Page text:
Her pancreas must be removed in order for her to live. If the surgery is successful, Diane will be a diabetic and have to have an insulin pump for the rest of her life. She’ll have to take a pill when she eats, to help break her food down.
“When we first heard the news we cried and cried,’’ Diane said. “I look at Morgan a lot and think: ‘Oh my gosh, she lost a sister, she can’t loose a mother, too.’ ”
Diane has so much to live for, especially a loving husband, daughter, and two stepsons (David, 33, Justin, 31).
“I talk to Taylor about it all the time,’’ Diane said. “I say: ‘If you have any brownie points built up with God, please use them for mom. You really don’t want me up there chewing on your butt and nagging you already. Your dad and Morgan need me here.’ ’’
Morgan gave her mom a very touching gift Tuesday night — a heart-shaped, off-white, ivory plaque that was engraved with the phrase: “Miracles Happen Every Day. Keep Fighting. Keep Strong.”
“I have my boxing gloves on,’’ Diane said. “I’m not taking them off until the fight’s over. I’m going to be the winner. I have to be. There’s no other option.’’
While the family’s medical bills are already staggering, the Cavinders have received immense support from their generous Wheatfield community.
Diane said every day she receives cards, flowers, gifts — both monetary and others — as well as phone calls offering prayers and well wishes.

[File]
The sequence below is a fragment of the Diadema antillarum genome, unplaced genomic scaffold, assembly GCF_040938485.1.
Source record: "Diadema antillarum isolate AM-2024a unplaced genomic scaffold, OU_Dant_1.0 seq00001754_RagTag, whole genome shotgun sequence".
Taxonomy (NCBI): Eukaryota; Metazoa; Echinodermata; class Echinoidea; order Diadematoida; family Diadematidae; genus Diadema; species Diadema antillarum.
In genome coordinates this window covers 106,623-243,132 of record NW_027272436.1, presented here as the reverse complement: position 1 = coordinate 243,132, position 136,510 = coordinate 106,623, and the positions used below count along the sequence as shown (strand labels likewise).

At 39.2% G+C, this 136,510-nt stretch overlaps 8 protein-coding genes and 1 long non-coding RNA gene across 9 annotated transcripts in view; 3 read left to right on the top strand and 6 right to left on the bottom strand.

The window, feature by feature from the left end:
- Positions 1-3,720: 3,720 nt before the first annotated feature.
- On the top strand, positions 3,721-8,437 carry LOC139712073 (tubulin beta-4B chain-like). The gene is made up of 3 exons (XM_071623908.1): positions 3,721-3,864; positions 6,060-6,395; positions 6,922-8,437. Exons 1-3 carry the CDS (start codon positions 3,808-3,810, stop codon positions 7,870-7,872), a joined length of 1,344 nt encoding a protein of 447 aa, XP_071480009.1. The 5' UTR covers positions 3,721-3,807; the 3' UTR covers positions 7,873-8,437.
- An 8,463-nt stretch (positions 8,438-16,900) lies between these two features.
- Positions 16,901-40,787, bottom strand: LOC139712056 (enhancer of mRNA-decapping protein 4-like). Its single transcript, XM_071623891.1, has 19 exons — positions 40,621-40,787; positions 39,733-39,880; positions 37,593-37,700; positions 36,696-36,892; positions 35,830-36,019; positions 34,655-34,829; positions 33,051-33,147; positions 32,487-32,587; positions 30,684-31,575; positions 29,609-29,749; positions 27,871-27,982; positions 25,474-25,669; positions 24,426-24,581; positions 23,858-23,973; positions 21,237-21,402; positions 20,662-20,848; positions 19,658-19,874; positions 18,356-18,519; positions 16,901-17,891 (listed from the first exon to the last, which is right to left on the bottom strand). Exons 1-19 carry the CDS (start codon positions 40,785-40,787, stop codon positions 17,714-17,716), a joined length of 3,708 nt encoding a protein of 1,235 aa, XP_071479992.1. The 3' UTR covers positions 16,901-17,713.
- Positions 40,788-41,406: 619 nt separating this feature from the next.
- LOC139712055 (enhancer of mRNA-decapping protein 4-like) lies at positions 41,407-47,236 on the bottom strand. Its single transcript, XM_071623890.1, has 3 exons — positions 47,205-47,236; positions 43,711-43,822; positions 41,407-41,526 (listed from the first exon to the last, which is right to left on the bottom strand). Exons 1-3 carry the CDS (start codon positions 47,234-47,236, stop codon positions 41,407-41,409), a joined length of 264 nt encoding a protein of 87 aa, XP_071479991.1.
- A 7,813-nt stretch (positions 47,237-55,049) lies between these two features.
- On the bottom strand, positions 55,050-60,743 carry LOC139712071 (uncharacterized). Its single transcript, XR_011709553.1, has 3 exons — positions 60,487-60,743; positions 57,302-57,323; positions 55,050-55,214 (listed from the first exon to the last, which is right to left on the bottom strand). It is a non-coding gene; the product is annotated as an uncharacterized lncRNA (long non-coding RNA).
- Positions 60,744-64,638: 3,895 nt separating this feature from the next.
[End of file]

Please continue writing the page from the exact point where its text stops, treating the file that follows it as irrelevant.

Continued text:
“Everyone has been so great,’’ Diane said. “Someone makes me cry every day. To see everyone come together like this for Dave, Morgan and myself has been really amazing.’’
The high school has raised thousands of dollars to help the family cope with the astronomical medical costs.
On May 10, a walk will be held on the track at the high school to raise more money.
“They have big hearts down here — both south and north of the (Kankakee) river,’’ Dave said. “It’s really amazing all the things people have done for us already.’’
Said Morgan: “It’s so nice to see people give you so much support — they pray for you and care so much. My mom is very involved in this community and well-known. Everyone has been so giving. We can’t thank them enough.’’
While Diane’s health is the family’s top priority, Morgan’s mom is extremely disappointed she won’t be able to watch her daughter’s games.
When you consider Morgan missed all of her sophomore year after tearing her left ACL, it’s easy to understand why Mom yearns to watch her play.
Morgan had to have reconstructive surgery and go through arduous rehabilitations twice on her left knee just to return to the game she loves.
“After everything I went through, I’m finally back,’’ Morgan said. “Everyone told me ‘you’re never going to catch again.’ I knew I would. I worked so hard to get back. It’s what I do. I love softball — it’s a connection between me and my sister. It makes the sport very special to me.’’
Being stubborn and tough, Diane asked her doctor if she could postpone the surgery until after the season and to be around for Morgan’s prom.
While her requests were respectfully denied, Morgan put everything in perspective while talking to mom about her health.
“Mom, do you want to watch me walk down the aisle some day, or do you want to watch me go to the prom?’’
While all the logistics aren’t worked out yet, Dave will bring recorded games to the hospital for Diane to watch.
“She’s very spirited, and I’m lucky to have her as my mom,’’ Morgan said.
“She’s always been there for me. It’s sad she won’t be able to come to my games, but we’re still going to record my games and bring them to the hospital for her to see.’’